April 30, 2022

Business Model

The following article presents a brief literature review conducted to extend our knowledge about how Industry 4.0 affects business models and to identify business model innovations derived in consequence.

List of contents

Business model innovation through Industry 4.0: A review


The following article presents a brief literature review conducted to extend our knowledge about how Industry 4.0 affects business models and to identify business model innovations derived in consequence. Based on the results, a set of features, issues and requirements have been identified and three different approaches has been suggested to make firms getting closer to the industry 4.0 phenomenon such as service orientation, networked ecosystems and customer orientation. Furthermore, the impacts on the creation, delivery, and capture of value through the reconfiguration of Business Models due to embracing the Industry 4.0 are depicted. As a result, four different ways to innovate the business models based on different degrees of innovation are proposed to embrace the digitalization. Those paths goes from optimizing internal and external processes or improving customer relationship to creating new value networks or smart products and services through disruptive business models.


The increasing fusion of Industrial Production and Information and Communication Technologies (ICT) has brought the so-called Industry 4.0 into the manufacturing world [1]. This phenomenon is making possible to connect information, objects and people due to the convergence of the physical and the virtual (cyberspace) worlds in the form of Cyber-Physical Systems (CPS). Therefore, it is enabling the transformation of factories into smart environments [2, 3].

According to some authors [4], this phenomenon considered the Fourth Industrial Revolution, will be the most powerful driver of innovation over the next few decades triggering the next wave of innovation. Thus, the main features related to the Industry 4.0 such as real-time capability, interoperability and the horizontal and vertical integration of production systems through ICT systems, are regarded to be the response to current challenges that companies must face to stay competitive in terms of globalization and intensification of competitiveness, the volatility of market demands, shortened innovation and product life-cycles and the increasing complexity around products and processes[5, 6].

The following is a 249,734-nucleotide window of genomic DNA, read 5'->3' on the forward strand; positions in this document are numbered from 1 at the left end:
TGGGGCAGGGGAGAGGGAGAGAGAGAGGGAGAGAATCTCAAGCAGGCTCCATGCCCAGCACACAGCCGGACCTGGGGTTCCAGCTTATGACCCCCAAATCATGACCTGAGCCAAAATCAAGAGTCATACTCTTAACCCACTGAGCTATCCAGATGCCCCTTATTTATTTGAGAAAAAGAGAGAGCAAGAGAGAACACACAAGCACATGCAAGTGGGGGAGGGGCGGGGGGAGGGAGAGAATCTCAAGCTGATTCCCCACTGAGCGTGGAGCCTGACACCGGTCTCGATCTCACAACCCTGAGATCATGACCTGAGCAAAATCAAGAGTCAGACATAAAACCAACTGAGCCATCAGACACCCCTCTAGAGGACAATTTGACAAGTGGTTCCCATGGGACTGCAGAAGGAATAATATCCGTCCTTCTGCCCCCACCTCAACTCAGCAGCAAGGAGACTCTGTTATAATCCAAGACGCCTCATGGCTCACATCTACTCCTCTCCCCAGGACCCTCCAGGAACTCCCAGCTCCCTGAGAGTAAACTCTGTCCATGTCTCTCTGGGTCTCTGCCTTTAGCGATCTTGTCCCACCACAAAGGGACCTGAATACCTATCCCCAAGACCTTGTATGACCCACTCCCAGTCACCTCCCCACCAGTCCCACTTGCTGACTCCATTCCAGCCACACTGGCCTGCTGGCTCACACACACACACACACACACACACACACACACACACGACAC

By this way, the business world’s rapid digitalization is breaking down the traditional barriers of the industry, and many academics and practitioners are emphasizing the need to rethink the existing Business Models [7]. However, the recent researches are mainly focused on the technological development and less in the new business models that are emerging through the integration of those technological innovations.

Nevertheless, this new industrial paradigm is transforming the current ways of value creation, since it involves changes in the technical and production developments, which in turn has brought extensive organizational consequences and opportunities [5, 6] providing more cooperative environments, improved customer relationships or new product and services offers. Consequently, new and adapted business models are needed [3].

Finally, the discussion and initiatives that promote the digital transformation of factories are increasing between researchers, industries and policy makers around the world. Germany was the first referring to the digitalization of the industry publicly as “Industrie 4.0” in 2011. Then, the term was expanded to the Anglo-Saxon world as “Industry 4.0”, while other countries has been introducing other expressions to describe the phenomenon. Thus, Unites States focuses on “Smart Manufacturing” as Japan and Korea do too. General Electrics popularized the “Industrial Internet” concept. Finally, other commonly related words found in the literature are “intelligent manufacturing”, “advanced manufacturing”, “Integrated Industry”, “Smart Industry” and “Smart Factory” [2, 8].

Hence, in response to the increasing interest of the topic and the need of a deepen understanding of its impact in Business Model Innovation, the aim of this paper is to present a brief literature review conducted to address the following goals: To have a clear vision of how Industry 4.0 impacts on business models and to identify business model innovations that are derived in consequence.

Research Methodology

 The literature survey was conducted in articles indexed in Web of Science, Engineering Village, Scopus and Business Source Premier Databases, as they are the referents in our field, for the purpose of carrying out a critical analysis of collected data and the exposition of some conclusions and future research opportunities.

The method of analysis used is the one proposed by Becheikh [9]. In order to do this, the steps related to the establishment of the inclusion criteria and the strategy for the selection of potential studies are particularly important. In our case, the criteria used are the following: 1) The content must show the impact of Industry 4.0 from a managerial approach and not be focused in concrete technological implementations into specific cases, 2) the research must illustrate Business Model Innovations from the Industry 4.0 approach and 3) the papers must reveal how the adoption of the Industry 4.0 affects the Business Models components.

On the one hand, the time period of the literature review was defined between 2011 and the present, since the term “Industry 4.0” became publicly known in 2011. Furthermore, only conference papers and journal articles related to business and management were taking into account to avoid a too technical approach.

On the other hand, to select the keywords within the search, the synonym terms mentioned above were taken into account. The keywords included in the title, abstract and/or full text were combined using the Boolean operators “AND” and “OR” in the following form: “Business Model” AND “Industry 4.0” OR “Industrie 4.0” OR “Smart Manufacturing” OR “Advanced Manufacturing” OR “Integrated Industry” OR “Smart Industry” OR “Smart Factory” OR “Industrial Internet” OR “Fourth Industrial Revolution” OR “Intelligent Manufacturing”.